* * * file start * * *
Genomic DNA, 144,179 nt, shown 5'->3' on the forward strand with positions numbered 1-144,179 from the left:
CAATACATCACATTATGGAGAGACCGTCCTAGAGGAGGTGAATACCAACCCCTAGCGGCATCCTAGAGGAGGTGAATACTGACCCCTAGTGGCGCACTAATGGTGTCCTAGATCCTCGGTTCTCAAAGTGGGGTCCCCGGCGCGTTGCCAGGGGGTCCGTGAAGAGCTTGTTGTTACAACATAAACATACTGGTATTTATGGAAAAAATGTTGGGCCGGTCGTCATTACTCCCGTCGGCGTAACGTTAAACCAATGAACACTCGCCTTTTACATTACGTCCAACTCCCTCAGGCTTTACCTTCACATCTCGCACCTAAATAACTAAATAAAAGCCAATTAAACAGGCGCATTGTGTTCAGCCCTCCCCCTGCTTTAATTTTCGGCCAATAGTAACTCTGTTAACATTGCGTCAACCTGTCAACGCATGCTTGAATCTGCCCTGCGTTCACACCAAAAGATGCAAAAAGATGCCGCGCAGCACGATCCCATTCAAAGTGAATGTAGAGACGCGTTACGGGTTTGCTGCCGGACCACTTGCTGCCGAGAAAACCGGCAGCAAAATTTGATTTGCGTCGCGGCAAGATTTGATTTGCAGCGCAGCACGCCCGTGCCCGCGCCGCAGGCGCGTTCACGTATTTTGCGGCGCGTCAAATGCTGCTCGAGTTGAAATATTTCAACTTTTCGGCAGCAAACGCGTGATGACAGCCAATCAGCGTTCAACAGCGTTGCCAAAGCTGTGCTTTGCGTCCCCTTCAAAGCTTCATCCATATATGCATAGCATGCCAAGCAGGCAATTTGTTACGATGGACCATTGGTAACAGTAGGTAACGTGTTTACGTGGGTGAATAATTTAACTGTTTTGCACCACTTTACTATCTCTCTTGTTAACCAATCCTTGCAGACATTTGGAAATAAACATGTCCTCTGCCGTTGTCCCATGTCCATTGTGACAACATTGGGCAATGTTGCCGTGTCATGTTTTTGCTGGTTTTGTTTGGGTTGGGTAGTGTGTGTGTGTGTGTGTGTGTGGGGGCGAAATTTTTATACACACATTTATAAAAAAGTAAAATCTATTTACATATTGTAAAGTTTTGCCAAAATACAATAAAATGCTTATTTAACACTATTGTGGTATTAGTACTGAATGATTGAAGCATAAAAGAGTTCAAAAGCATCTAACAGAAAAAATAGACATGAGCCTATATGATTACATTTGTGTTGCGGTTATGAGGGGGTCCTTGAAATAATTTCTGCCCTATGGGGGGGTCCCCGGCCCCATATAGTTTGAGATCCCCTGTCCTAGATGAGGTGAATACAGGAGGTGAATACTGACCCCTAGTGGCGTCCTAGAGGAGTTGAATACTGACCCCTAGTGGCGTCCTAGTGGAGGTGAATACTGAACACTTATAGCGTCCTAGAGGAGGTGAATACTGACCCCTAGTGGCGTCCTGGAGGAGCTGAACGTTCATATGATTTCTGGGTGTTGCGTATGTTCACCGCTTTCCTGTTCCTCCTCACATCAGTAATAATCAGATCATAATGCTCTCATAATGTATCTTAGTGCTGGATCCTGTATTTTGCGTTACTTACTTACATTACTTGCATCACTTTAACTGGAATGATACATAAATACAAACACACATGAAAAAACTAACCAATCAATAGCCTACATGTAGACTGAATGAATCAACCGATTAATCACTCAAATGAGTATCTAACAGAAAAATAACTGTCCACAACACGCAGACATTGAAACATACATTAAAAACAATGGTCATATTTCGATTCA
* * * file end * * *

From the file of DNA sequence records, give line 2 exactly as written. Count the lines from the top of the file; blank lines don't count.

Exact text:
CAATACATCACATTATGGAGAGACCGTCCTAGAGGAGGTGAATACCAACCCCTAGCGGCATCCTAGAGGAGGTGAATACTGACCCCTAGTGGCGCACTAATGGTGTCCTAGATCCTCGGTTCTCAAAGTGGGGTCCCCGGCGCGTTGCCAGGGGGTCCGTGAAGAGCTTGTTGTTACAACATAAACATACTGGTATTTATGGAAAAAATGTTGGGCCGGTCGTCATTACTCCCGTCGGCGTAACGTTAAACCAATGAACACTCGCCTTTTACATTACGTCCAACTCCCTCAGGCTTTACCTTCACATCTCGCACCTAAATAACTAAATAAAAGCCAATTAAACAGGCGCATTGTGTTCAGCCCTCCCCCTGCTTTAATTTTCGGCCAATAGTAACTCTGTTAACATTGCGTCAACCTGTCAACGCATGCTTGAATCTGCCCTGCGTTCACACCAAAAGATGCAAAAAGATGCCGCGCAGCACGATCCCATTCAAAGTGAATGTAGAGACGCGTTACGGGTTTGCTGCCGGACCACTTGCTGCCGAGAAAACCGGCAGCAAAATTTGATTTGCGTCGCGGCAAGATTTGATTTGCAGCGCAGCACGCCCGTGCCCGCGCCGCAGGCGCGTTCACGTATTTTGCGGCGCGTCAAATGCTGCTCGAGTTGAAATATTTCAACTTTTCGGCAGCAAACGCGTGATGACAGCCAATCAGCGTTCAACAGCGTTGCCAAAGCTGTGCTTTGCGTCCCCTTCAAAGCTTCATCCATATATGCATAGCATGCCAAGCAGGCAATTTGTTACGATGGACCATTGGTAACAGTAGGTAACGTGTTTACGTGGGTGAATAATTTAACTGTTTTGCACCACTTTACTATCTCTCTTGTTAACCAATCCTTGCAGACATTTGGAAATAAACATGTCCTCTGCCGTTGTCCCATGTCCATTGTGACAACATTGGGCAATGTTGCCGTGTCATGTTTTTGCTGGTTTTGTTTGGGTTGGGTAGTGTGTGTGTGTGTGTGTGTGTGGGGGCGAAATTTTTATACACACATTTATAAAAAAGTAAAATCTATTTACATATTGTAAAGTTTTGCCAAAATACAATAAAATGCTTATTTAACACTATTGTGGTATTAGTACTGAATGATTGAAGCATAAAAGAGTTCAAAAGCATCTAACAGAAAAAATAGACATGAGCCTATATGATTACATTTGTGTTGCGGTTATGAGGGGGTCCTTGAAATAATTTCTGCCCTATGGGGGGGTCCCCGGCCCCATATAGTTTGAGATCCCCTGTCCTAGATGAGGTGAATACAGGAGGTGAATACTGACCCCTAGTGGCGTCCTAGAGGAGTTGAATACTGACCCCTAGTGGCGTCCTAGTGGAGGTGAATACTGAACACTTATAGCGTCCTAGAGGAGGTGAATACTGACCCCTAGTGGCGTCCTGGAGGAGCTGAACGTTCATATGATTTCTGGGTGTTGCGTATGTTCACCGCTTTCCTGTTCCTCCTCACATCAGTAATAATCAGATCATAATGCTCTCATAATGTATCTTAGTGCTGGATCCTGTATTTTGCGTTACTTACTTACATTACTTGCATCACTTTAACTGGAATGATACATAAATACAAACACACATGAAAAAACTAACCAATCAATAGCCTACATGTAGACTGAATGAATCAACCGATTAATCACTCAAATGAGTATCTAACAGAAAAATAACTGTCCACAACACGCAGACATTGAAACATACATTAAAAACAATGGTCATATTTCGATTCA